> Wednesday, April 1, 2015; 5pm at Marie Mount Hall 1400
Please come to class 5 mins early and be ready to begin our process promptly at 4:01!
Bring your professional bio to display along with your handout.
Bring enough handouts for everyone, with your name and title of project on them, and also an extra to use to mark the space you set up to share your project.
• @ 4:01: 9 mins: set up: create your space with handout as place holder; decide who will be displaying in each session
• 15 mins: everyone silently looks at the handouts, makes notes about the title of the paper, author, other identifying info for feedback
• 30 + mins: session 1: half display, half wander and interact with all displays
• 30 + mins: session 2: switch
• brief break 10 mins around 5:30
• last 45 or so mins of class for feedback, peer review set ups
Basically everyone creates a little space marked by their paper handout. Then we all go around silently and look at the handouts and make notes on what everyone is doing as understood that way.
We do NOT present contents of paper: we emphasize INTERACTION! That's a bit tricky and hard to get ourselves into this as a special practice: I say to folks: tweet at each other! So questions and answers are fine but not at any length! That's hard! we love to be the center of attention rather than actually interacting.
No monologing, yes, tweeting!
Think poster session, only with papers and handouts; think tweeting rather than presenting; think feedback at various ranges of engagement and detail.
ABOUT HANDOUTS: Be sure your handout has your paper's title and your full name on it. It should be able to convey both the conclusions you came to in your paper and how you got there in a quick gestalt, such that we can read all of these in that 15 mins we go around and take notes silently, and others will immediately understand what you are doing!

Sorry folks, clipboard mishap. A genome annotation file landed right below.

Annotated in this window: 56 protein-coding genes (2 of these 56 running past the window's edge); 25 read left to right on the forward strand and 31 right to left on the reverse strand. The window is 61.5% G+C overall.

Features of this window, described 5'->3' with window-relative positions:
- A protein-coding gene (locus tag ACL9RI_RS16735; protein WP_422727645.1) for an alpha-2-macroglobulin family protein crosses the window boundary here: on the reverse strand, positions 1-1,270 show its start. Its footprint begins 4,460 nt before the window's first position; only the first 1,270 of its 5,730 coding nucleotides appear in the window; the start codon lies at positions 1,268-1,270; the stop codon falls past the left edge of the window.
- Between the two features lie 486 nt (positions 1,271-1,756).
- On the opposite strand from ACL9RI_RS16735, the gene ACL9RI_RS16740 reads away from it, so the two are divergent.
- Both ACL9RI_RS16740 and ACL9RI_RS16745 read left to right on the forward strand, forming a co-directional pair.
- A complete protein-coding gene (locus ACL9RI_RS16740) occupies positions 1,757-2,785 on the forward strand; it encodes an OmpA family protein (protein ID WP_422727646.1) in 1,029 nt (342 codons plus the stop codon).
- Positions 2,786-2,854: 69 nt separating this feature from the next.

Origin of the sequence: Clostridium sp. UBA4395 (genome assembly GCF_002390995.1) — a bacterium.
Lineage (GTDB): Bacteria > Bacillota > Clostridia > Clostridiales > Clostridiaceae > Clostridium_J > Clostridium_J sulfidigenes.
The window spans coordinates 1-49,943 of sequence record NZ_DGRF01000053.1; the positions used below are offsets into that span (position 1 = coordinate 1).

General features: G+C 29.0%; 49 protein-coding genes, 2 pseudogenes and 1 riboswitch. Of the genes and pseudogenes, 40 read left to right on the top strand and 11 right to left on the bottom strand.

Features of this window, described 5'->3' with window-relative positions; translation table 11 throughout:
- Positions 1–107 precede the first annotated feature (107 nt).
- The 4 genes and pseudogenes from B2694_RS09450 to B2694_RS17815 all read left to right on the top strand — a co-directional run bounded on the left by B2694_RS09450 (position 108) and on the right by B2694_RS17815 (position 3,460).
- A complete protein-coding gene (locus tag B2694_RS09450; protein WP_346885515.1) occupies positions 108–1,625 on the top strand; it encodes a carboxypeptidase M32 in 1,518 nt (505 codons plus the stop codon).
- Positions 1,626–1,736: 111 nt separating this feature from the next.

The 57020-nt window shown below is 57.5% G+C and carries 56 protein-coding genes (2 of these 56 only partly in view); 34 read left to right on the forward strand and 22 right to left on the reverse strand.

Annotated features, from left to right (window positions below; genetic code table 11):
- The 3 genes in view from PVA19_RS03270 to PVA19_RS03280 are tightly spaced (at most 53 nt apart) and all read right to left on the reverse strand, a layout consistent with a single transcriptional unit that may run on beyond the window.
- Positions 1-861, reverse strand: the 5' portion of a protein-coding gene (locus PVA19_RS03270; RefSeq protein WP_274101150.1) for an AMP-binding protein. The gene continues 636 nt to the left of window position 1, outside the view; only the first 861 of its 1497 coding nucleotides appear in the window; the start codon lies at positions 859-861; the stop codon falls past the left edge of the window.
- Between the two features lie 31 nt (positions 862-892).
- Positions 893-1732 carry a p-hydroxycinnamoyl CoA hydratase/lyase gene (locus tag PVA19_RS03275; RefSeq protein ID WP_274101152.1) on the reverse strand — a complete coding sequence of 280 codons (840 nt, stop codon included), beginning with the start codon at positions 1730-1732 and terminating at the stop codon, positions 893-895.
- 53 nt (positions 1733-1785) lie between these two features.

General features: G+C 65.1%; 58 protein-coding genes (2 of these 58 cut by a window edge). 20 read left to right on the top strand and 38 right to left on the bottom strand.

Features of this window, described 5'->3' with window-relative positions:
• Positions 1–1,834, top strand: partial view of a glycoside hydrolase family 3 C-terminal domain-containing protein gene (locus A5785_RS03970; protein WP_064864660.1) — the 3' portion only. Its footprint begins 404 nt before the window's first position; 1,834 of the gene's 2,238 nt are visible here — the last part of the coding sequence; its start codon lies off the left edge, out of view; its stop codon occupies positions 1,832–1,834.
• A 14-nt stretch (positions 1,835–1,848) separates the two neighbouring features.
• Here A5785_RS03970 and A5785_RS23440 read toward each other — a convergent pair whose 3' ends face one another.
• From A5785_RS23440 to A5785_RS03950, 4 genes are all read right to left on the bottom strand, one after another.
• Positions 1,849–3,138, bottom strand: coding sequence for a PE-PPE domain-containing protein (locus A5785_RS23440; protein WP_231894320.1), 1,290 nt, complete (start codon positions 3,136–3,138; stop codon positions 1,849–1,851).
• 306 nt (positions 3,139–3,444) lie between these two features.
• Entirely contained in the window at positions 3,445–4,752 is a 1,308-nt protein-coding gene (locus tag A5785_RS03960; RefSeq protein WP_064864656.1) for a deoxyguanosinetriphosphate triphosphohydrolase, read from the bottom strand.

Yep! Quite a task! A mix of text and visuals are best: not too much detail, but also enough detail to facilitate real engagement with your stuff! People will be interacting with you on the basis of the handout! You will be adding, in the briefest way possible, other details, or exchanging views and interests and thoughts. DO NOT PRESENT! DO INTERACT!
You will be surprised at how much you can convey both on the handout and in the interaction and how much useful feedback you will get in this process!
This will also allow us to consider how best to divvy up who will do peer reviews of papers. Assume you will probably each do 3 peer reviews, so you might be considering who you want to review you, or who you want to review during this process! We will be doing what is called "open peer review" -- nothing is confidential.
A couple of links about peer review if you want to see these at this point: I will bring materials too:
= All four pages here: http://www.elsevier.com/reviewers/reviewer-guidelines
I will bring examples of my own reviews for presses of book projects, articles for journals, etc. And I will bring guidelines I have collected too: from Feminist Studies for example.
With website: 1) you will read everyone's papers after the sessions; 2) we will offer "peer-review" to two other classmates, learning how this is done professionally and feeling out how to offer and receive suggestions; 3) a simple website for the class will function as an online academic journal for the papers produced by our class and put up after class peer-review; 4) you will each curate some form of web-based professional presence, and will link that up to your paper on the class journal website.
Here is a nice example from one of Cathy Davidson's courses at Duke. Enjoy it! Ours can be even more simple: http://dukesurprise.com Or this: http://www.hastac.org/collections/field-notes-21st-century-literacies Check TAB assignment fun for links to possible platforms. Learn one skill at a time, be friendly about it all, everyone learns (don't have the most skilled already person do the work for everyone). Pick something to learn and take it easy!
REVISIT TAB: assignment fun & TAB: communities of practice